Road cyclist Taylor Phinney pulled off an epic sprint win Monday in the first stage of the USA Pro Challenge in downtown Steamboat Springs, Colorado. The feat was an emotional one for the 25-year-old BMC Racing Team member, son of Olympic cyclists Davis Phinney and Connie Carpenter-Phinney, because it comes 15 months after a crash that shattered his left leg so badly that several doctors told him it was possible he'd never race again.
After two 49-mile laps in the first stage of the 2015 Pro Challenge, now one of the largest cycling events in the U.S., Phinney made a surprising last-minute call to go for the win when teammate Rohan Dennis didn't look like he had the muscle to hang on to the win as the peloton streamed by the leader.
Riding a downhill tailwind, Phinney snuck up the right-hand side and cranked on the pedals to secure his spot in history.
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The comeback moment was clearly unexpected.
While Phinney had shown his legs were securely under him with a podium stage finish at this summer's Tour of Utah, the rider was still experiencing pain, a defeating feeling that he'd been grappling with for well over a year.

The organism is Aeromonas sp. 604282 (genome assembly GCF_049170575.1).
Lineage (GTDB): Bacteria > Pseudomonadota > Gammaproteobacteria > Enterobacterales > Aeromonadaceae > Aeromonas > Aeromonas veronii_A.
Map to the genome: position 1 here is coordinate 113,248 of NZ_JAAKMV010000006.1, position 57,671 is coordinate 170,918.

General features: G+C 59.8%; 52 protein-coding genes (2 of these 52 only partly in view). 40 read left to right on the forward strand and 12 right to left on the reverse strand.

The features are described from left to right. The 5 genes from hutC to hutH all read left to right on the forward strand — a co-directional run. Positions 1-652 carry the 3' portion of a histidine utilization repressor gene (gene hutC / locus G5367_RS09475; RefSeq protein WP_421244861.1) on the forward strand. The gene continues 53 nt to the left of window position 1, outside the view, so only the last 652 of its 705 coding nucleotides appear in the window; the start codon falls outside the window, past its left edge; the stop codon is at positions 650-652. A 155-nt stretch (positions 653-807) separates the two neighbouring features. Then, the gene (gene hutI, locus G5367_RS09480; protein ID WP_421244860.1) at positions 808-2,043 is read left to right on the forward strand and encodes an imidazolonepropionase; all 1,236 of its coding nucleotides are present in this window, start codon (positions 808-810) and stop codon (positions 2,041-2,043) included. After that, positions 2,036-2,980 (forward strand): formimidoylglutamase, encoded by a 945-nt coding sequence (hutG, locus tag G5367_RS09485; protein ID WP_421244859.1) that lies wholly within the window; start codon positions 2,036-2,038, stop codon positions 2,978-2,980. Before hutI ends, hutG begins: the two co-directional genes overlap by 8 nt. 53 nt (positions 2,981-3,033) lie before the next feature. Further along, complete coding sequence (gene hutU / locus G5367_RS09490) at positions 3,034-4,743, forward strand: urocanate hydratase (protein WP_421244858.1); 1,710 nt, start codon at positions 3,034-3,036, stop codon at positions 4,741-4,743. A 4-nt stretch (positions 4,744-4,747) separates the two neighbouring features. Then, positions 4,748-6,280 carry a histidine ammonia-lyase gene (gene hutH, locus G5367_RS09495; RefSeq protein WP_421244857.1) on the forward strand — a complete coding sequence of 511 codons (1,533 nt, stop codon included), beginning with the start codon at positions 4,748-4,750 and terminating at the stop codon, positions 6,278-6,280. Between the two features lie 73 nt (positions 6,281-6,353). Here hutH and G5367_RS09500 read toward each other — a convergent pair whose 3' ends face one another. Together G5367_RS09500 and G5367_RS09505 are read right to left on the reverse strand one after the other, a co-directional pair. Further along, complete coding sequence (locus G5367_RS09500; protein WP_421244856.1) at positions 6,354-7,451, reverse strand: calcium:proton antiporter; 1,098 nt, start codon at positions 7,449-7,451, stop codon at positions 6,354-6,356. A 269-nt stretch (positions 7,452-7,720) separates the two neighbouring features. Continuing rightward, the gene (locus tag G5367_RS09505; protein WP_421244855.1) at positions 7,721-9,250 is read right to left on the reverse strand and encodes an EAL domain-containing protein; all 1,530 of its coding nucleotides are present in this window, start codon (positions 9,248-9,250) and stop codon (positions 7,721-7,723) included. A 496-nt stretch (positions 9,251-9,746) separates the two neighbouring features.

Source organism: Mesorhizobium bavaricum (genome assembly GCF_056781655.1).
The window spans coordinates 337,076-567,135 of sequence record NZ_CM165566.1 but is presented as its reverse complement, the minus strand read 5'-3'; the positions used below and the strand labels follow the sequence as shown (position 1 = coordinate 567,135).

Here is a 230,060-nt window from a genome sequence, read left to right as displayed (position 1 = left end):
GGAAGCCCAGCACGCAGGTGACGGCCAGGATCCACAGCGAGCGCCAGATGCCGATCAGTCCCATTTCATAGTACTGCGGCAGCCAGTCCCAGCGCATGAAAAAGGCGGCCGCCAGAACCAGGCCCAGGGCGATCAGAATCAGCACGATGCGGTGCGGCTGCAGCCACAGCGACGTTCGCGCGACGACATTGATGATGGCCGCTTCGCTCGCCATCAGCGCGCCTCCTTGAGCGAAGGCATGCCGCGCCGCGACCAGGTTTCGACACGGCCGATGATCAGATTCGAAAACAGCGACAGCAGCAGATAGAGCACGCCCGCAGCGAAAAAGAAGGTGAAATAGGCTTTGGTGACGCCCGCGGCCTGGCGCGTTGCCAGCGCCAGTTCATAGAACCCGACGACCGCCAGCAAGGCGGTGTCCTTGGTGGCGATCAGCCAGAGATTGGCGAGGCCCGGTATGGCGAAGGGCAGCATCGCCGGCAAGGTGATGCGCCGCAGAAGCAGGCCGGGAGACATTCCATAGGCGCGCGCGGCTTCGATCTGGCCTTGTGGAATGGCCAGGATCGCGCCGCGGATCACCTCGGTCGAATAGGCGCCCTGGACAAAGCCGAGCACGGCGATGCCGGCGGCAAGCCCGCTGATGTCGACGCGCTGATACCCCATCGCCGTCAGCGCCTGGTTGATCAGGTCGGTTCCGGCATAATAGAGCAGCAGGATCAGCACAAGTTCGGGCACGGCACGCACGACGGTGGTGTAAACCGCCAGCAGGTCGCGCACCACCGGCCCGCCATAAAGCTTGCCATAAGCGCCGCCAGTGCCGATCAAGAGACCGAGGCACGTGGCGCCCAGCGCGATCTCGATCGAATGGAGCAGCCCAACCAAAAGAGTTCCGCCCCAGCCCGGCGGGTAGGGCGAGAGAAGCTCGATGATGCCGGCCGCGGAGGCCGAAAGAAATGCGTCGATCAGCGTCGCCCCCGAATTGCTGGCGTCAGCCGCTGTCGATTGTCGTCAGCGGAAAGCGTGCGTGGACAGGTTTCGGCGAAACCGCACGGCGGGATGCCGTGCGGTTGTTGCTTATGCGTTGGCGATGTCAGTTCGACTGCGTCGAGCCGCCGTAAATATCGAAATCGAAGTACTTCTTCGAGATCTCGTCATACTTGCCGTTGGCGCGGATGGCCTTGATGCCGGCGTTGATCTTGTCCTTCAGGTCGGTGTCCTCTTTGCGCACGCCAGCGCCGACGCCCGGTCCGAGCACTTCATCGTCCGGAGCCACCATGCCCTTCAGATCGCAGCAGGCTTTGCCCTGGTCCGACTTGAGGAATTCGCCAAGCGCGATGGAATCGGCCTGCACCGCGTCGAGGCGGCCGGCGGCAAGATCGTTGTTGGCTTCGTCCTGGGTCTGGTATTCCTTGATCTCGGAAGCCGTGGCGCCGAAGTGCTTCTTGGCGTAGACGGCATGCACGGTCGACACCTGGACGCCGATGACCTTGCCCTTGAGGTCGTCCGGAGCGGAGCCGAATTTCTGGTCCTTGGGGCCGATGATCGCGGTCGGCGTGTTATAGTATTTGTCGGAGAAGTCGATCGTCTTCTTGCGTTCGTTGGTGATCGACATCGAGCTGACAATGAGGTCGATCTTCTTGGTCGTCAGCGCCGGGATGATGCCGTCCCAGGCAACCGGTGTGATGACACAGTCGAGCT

During the long stretch and long days of physical therapy, Phinney had turned to art as a way of potentially redefining his life, especially one that medical advisors said might not include riding at a professional level ever again.
At home in Boulder, Colorado, painting (some impressive abstracts, we might add) provided Phinney with a new form of escape and self-expression, according to Lululemon, a brand for which the cyclist is an elite ambassador.
Time away from racing at an elite, all-consuming level allowed Phinney to reflect on life while also giving him time with his famous cycling father, who has Parkinson's disease. BMC Racing stuck with Phinney through the process, one that teammates told the Denver Post this week has helped the athlete mature, ultimately helping him relate better and making him a stronger teammate overall.
For now, Phinney is a portrait of the comeback kid, a man finding his way on the bike — and in life. Can't wait to see what the big picture holds for this emergent cyclist.
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